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National brain tumour research funding needs to increase to £35 million a year

A single gene, LB100 and day surgery

A recent paper published has shown that the loss of the FOXG1 gene in brain cells from patients with severe microcephaly - a disease where the brain does not grow large enough - reduces brain cell growth. Using genetic engineering, researchers turned on FOXG1 in cells from a microcephaly patient to different levels and showed corresponding increases in brain cell growth thus uncovering a remarkable dimmer switch to turn brain cell growth up or down. Their research indicates that a single gene could potentially be targeted to stop brain tumour cells from growing and was published in Stem Cell.

The brain is separated from the rest of the blood stream by the blood-brain barrier. Whilst acting as a filter protecting the brain it also poses a challenge when medicines need to get into the brain. In this US based trial researchers want to give the new drug LB100 to people before brain tumour surgery. They will measure how much LB100 is in the blood and how much gets into the brain and in turn this may help with the use of LB100 to treat brain tumours in the future.

This abstract looks at testing the safety of Delta24-RGD (DNX-2401), an oncolytic adenovirus, locally delivered by convection enhanced delivery (CED) into the tumour and surrounding brain of patients with recurrent glioblastoma and concludes that CED of Delta24-RGD not only in the tumour but also in surrounding brain is safe, induces a local inflammatory reaction, and shows promising clinical responses.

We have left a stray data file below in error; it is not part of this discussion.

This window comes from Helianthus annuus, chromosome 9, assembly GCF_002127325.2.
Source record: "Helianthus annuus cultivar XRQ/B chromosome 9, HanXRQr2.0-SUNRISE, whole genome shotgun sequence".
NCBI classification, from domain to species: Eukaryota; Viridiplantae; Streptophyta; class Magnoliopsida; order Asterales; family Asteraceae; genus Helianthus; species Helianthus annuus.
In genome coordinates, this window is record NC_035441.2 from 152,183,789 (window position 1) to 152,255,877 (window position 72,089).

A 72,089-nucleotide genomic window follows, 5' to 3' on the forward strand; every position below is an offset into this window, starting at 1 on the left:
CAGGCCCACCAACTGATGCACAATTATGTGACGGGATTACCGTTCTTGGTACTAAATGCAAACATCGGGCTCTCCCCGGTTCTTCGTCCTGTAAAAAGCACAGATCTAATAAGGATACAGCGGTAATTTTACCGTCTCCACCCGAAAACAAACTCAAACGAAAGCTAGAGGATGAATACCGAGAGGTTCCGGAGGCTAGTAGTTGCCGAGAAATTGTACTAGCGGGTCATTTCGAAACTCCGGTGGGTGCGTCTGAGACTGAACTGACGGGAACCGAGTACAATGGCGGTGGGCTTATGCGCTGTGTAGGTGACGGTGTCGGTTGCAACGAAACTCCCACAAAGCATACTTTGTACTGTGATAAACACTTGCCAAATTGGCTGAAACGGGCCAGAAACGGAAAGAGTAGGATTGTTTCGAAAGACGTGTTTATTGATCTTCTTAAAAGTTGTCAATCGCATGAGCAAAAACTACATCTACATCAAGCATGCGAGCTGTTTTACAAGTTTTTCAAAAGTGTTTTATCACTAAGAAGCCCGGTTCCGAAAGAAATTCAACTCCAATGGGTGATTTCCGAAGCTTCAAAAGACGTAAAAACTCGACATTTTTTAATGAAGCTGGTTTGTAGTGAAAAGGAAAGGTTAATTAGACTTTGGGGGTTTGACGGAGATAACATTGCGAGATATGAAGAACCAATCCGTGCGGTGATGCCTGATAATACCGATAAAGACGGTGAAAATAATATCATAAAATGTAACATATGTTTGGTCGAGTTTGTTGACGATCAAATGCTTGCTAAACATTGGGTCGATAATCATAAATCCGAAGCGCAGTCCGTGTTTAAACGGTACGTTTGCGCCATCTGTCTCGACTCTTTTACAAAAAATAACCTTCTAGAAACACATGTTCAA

There is an opportunity to join Professor Marino’s team at Queen Mary University of London as a post-doctoral research associate.

Find out more about how we welcomed supporters back to our Queen Mary Research Centre last week.

Congratulations to Dr Nimrah Munir, the Principal Biomaterials Scientist at QV Bioelectronics, and a key player in the development of cutting-edge brain cancer therapy technology who is among the winners of Innovate UK’s Women in Innovation awards.

Outpatient brain surgery has many advantages for the psychological and physical wellbeing of patients, as well as reduced costs to the health care system. A one-year period study has been conducted where 37 of 334 patients met inclusion criteria for an outpatient protocol. The study’s conclusions are that in select patients undergoing brain tumour surgery, same day discharge should be considered.

The Ivy Brain Tumour Centre at the Barrow Neurological Institute in the US has launched a Phase 0/Ib clinical trial of AstraZeneca’s AZD1390 in recurrent grade IV glioma patients. AZD1390 is an inhibitor of Ataxia telangiectasia mutant (ATM) kinase. The open-label, single-centre trial will enrol up to 21 subjects with a recurrent glioma who need re-radiation.  The goals of the trial are to validate the blood-brain barrier penetration of AZD1390 and analyse if it can boost the efficacy of radiation therapy.

The AMRC is committed to embedding public involvement in health and care research. In collaboration with funders, regulators and research organisations across the UK they have signed up to a bold new shared commitment to improve public involvement in research which they hope will help bring about changes that will drive up standards in health and social care research. Also they have also just released a new animation explaining how the charity, public and industry sectors help make research happen.

Finally this week a quick note of thanks to the scientists who gave oral evidence to the APPGBT this week, alongside the evidence provided by those engaged in clinical research the previous week the panel members, primarily but not exclusively MPs, have been given a really full picture of the current brain tumour research landscape in the UK.

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